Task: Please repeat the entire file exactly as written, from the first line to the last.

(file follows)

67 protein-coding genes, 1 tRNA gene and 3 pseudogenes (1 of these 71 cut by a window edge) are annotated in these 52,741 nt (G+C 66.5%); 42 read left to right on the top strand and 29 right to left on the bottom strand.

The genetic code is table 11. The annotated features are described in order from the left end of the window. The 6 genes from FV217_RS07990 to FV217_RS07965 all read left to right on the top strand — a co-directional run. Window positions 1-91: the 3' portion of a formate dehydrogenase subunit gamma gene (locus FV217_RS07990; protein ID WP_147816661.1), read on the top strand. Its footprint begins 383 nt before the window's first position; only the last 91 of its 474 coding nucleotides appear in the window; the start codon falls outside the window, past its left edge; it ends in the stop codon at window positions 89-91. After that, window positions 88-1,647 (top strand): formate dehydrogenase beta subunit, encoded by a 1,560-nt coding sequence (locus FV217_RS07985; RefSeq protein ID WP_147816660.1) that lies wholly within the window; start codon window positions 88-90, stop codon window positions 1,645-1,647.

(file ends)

67 protein-coding genes, 1 tRNA gene and 3 pseudogenes (1 of these 71 cut by a window edge) are annotated in these 52,741 nt (G+C 66.5%); 42 read left to right on the top strand and 29 right to left on the bottom strand.

The genetic code is table 11. The annotated features are described in order from the left end of the window. The 6 genes from FV217_RS07990 to FV217_RS07965 all read left to right on the top strand — a co-directional run. Window positions 1-91: the 3' portion of a formate dehydrogenase subunit gamma gene (locus FV217_RS07990; protein ID WP_147816661.1), read on the top strand. Its footprint begins 383 nt before the window's first position; only the last 91 of its 474 coding nucleotides appear in the window; the start codon falls outside the window, past its left edge; it ends in the stop codon at window positions 89-91. After that, window positions 88-1,647 (top strand): formate dehydrogenase beta subunit, encoded by a 1,560-nt coding sequence (locus FV217_RS07985; RefSeq protein ID WP_147816660.1) that lies wholly within the window; start codon window positions 88-90, stop codon window positions 1,645-1,647.